Japanese joy to behold

David Overend savours the big bang as cherry trees explode with colour.

Ornamental cherry
Ornamental cherry

Did George Washington really chop down that cherry tree? If he did, then he must have had good reason. And if he did, it wasn’t one of those in-your-face, flowering-for-a-few-days types that are currently exploding in parks and gardens throughout Britain.

When George was a lad, cherry trees were a lot more restrained in their behaviour. Then came the Japanese and their ornamental cherry trees. These wonderful orientals burst forth in March and April, peppering the landscape with outrageous explosions of colour. Such is their popularity that, seemingly, no street (or garden) is complete without one.

Once upon a time they took the nation’s heart by storm. We learn with experience – while many of these trees are masterpieces of colour, their roots can have a nasty habit of creeping along just below the surface, wreaking havoc on paths and lawns.

And their inability to withstand spring weather means that the blooms are short-lived – whipped away to clog up drains and gutters, falling from grace to become nothing more than piles of dirty horticultural confetti.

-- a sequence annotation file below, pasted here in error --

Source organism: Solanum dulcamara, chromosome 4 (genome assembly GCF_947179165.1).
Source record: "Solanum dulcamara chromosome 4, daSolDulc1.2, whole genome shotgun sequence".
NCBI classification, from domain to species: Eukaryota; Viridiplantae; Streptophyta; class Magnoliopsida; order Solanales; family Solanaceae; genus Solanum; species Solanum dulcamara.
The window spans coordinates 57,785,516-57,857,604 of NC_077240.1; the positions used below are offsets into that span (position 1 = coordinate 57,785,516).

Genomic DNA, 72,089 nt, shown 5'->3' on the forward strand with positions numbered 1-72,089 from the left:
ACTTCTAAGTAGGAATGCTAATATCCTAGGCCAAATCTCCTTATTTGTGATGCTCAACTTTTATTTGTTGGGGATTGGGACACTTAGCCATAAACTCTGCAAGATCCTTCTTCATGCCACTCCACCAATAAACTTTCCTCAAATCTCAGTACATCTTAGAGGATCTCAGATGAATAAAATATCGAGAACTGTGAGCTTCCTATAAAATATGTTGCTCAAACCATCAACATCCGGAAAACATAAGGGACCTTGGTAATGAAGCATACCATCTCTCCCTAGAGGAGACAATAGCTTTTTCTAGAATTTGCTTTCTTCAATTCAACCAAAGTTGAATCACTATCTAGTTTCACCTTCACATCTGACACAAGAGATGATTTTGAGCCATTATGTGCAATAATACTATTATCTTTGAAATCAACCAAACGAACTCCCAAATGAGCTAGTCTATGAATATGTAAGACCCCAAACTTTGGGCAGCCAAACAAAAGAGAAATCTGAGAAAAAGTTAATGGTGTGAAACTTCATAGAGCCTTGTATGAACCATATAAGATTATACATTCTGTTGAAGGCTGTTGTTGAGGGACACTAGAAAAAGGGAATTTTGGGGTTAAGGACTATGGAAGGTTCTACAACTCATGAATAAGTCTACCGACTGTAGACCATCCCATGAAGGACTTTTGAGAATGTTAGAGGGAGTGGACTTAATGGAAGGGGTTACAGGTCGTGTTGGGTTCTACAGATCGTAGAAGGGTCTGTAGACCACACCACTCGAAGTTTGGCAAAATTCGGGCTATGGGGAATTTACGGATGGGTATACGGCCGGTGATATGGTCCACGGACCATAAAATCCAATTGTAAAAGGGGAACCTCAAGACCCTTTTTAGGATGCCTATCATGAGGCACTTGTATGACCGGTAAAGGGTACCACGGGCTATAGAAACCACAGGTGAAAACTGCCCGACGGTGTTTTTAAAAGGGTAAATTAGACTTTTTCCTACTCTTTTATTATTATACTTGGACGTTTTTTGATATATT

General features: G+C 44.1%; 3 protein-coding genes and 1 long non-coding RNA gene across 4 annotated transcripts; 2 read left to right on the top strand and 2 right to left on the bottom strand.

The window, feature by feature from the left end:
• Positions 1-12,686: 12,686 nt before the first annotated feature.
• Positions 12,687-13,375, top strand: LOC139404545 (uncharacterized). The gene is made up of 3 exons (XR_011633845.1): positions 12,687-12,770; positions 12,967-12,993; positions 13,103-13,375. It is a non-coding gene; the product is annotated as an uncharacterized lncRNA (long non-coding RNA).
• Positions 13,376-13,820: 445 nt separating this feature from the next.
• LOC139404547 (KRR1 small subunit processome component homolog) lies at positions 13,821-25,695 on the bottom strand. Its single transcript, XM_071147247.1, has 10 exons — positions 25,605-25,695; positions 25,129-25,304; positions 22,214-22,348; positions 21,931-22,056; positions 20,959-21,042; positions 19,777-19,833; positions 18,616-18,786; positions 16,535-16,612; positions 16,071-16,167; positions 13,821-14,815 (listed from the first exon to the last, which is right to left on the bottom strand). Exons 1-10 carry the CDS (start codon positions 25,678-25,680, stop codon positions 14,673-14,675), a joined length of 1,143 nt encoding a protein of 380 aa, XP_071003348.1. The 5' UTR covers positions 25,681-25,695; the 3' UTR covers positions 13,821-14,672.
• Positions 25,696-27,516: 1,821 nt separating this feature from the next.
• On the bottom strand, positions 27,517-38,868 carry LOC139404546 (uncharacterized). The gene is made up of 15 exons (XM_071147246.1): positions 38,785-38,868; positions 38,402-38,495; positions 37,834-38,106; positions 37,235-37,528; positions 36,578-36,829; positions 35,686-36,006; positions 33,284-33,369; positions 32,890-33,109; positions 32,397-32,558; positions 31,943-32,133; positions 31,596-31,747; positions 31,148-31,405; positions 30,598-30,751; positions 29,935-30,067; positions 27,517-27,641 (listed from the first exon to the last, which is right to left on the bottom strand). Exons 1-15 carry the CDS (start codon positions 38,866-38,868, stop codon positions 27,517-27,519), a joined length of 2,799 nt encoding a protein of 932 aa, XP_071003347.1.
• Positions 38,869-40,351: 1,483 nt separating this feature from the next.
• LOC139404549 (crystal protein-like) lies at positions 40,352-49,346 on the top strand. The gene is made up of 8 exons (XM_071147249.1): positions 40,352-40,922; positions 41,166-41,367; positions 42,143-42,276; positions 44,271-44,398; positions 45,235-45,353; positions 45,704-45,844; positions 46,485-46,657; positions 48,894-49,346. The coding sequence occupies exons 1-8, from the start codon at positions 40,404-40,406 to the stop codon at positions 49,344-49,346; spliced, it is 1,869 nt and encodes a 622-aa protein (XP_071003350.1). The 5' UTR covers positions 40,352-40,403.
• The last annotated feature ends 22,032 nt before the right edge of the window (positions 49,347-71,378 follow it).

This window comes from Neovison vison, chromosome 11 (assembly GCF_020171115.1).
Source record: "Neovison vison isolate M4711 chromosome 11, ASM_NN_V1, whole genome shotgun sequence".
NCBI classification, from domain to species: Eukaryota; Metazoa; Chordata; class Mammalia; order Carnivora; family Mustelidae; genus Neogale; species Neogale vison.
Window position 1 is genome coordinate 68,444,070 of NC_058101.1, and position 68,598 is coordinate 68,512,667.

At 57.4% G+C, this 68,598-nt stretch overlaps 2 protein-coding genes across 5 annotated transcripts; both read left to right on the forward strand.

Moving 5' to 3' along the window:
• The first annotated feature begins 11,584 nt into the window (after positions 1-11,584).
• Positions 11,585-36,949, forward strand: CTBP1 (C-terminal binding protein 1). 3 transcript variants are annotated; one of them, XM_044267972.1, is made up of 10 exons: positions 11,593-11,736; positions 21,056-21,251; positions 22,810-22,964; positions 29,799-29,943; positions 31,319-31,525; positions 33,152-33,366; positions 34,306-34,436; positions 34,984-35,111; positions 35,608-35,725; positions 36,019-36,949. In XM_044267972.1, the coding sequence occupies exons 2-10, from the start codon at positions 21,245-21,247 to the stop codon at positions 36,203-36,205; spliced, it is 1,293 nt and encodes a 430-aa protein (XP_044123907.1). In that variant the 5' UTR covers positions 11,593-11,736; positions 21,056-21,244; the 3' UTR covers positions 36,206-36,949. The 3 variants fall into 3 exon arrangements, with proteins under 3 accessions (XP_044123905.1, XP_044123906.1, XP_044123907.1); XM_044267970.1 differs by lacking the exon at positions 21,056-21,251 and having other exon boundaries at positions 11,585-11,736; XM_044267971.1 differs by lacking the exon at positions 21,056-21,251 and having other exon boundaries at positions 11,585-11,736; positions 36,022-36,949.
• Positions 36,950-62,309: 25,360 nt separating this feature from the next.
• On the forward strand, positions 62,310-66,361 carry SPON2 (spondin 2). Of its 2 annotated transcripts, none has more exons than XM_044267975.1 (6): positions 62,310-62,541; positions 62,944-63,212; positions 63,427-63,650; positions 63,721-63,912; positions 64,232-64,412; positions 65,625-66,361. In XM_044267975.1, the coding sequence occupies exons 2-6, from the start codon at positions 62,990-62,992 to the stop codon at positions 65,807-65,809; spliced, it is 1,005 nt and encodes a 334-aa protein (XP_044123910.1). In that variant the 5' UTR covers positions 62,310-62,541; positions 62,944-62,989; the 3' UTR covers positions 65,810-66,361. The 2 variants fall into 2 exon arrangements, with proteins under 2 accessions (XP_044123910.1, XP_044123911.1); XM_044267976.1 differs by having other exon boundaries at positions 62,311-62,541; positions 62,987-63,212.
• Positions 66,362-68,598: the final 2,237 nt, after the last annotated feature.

Still, you can’t have everything, and before that annual bitter blow, the Japanese can be joys to behold – at least for a couple of weeks.

Prunus “Kiku-shidare zakura” is a name that takes no prisoners, but is one of the best ornamental cherries for the smaller garden; in fact, many consider it the finest weeping variety. In April, it bursts out in a mass of double, rose-pink flowers.

Its cousin, P “Amanogawa” is a close rival, but displays its charms as a column of shell-pink blooms.

Neither, however, has been as popular as P “Kanzan”, the gaudiest of them all, with purple-pink flowers which, if left undisturbed, gradually tone down as the season progresses.

But perhaps the finest of them all waits until autumn when it can show the world just what an ornamental cherry can do. P sargentii flowers well enough in spring, but in late September it rivals the maples for brilliant leaf colour – the entire tree becomes a blaze of orange and crimson.

One or two other members of the illustrious family have something more to offer than just a few brief days of spring wonder. P serrula, from China, makes a big impact not for its flowers, but for its bark.

If George Washington were alive today, perhaps he’d have spared that tree.